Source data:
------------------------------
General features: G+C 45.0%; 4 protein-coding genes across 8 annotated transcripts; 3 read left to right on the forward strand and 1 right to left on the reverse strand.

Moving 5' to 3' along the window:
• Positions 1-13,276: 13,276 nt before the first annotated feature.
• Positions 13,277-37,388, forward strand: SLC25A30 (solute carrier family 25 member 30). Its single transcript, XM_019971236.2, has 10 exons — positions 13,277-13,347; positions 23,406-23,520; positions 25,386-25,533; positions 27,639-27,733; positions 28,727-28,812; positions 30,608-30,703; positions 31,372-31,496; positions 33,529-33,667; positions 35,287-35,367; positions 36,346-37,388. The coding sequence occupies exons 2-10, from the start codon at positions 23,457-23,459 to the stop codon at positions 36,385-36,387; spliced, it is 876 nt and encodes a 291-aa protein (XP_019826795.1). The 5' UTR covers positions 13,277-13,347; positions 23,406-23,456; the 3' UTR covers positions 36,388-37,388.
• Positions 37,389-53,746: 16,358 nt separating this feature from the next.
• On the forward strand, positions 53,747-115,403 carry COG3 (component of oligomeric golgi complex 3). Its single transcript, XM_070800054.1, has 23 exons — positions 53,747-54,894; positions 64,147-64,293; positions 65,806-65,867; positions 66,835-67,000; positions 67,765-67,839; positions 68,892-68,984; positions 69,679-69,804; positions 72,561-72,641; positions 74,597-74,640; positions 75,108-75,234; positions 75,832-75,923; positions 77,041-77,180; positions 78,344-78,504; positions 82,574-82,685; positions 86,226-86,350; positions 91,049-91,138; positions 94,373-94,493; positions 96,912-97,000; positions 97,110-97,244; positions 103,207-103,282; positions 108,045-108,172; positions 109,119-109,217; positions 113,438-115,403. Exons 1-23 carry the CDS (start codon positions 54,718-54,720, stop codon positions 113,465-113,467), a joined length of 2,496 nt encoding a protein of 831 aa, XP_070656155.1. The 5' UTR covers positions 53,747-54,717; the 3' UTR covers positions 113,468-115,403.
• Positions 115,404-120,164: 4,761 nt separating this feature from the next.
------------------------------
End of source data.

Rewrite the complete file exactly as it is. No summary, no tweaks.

General features: G+C 45.0%; 4 protein-coding genes across 8 annotated transcripts; 3 read left to right on the forward strand and 1 right to left on the reverse strand.

Moving 5' to 3' along the window:
• Positions 1-13,276: 13,276 nt before the first annotated feature.
• Positions 13,277-37,388, forward strand: SLC25A30 (solute carrier family 25 member 30). Its single transcript, XM_019971236.2, has 10 exons — positions 13,277-13,347; positions 23,406-23,520; positions 25,386-25,533; positions 27,639-27,733; positions 28,727-28,812; positions 30,608-30,703; positions 31,372-31,496; positions 33,529-33,667; positions 35,287-35,367; positions 36,346-37,388. The coding sequence occupies exons 2-10, from the start codon at positions 23,457-23,459 to the stop codon at positions 36,385-36,387; spliced, it is 876 nt and encodes a 291-aa protein (XP_019826795.1). The 5' UTR covers positions 13,277-13,347; positions 23,406-23,456; the 3' UTR covers positions 36,388-37,388.
• Positions 37,389-53,746: 16,358 nt separating this feature from the next.
• On the forward strand, positions 53,747-115,403 carry COG3 (component of oligomeric golgi complex 3). Its single transcript, XM_070800054.1, has 23 exons — positions 53,747-54,894; positions 64,147-64,293; positions 65,806-65,867; positions 66,835-67,000; positions 67,765-67,839; positions 68,892-68,984; positions 69,679-69,804; positions 72,561-72,641; positions 74,597-74,640; positions 75,108-75,234; positions 75,832-75,923; positions 77,041-77,180; positions 78,344-78,504; positions 82,574-82,685; positions 86,226-86,350; positions 91,049-91,138; positions 94,373-94,493; positions 96,912-97,000; positions 97,110-97,244; positions 103,207-103,282; positions 108,045-108,172; positions 109,119-109,217; positions 113,438-115,403. Exons 1-23 carry the CDS (start codon positions 54,718-54,720, stop codon positions 113,465-113,467), a joined length of 2,496 nt encoding a protein of 831 aa, XP_070656155.1. The 5' UTR covers positions 53,747-54,717; the 3' UTR covers positions 113,468-115,403.
• Positions 115,404-120,164: 4,761 nt separating this feature from the next.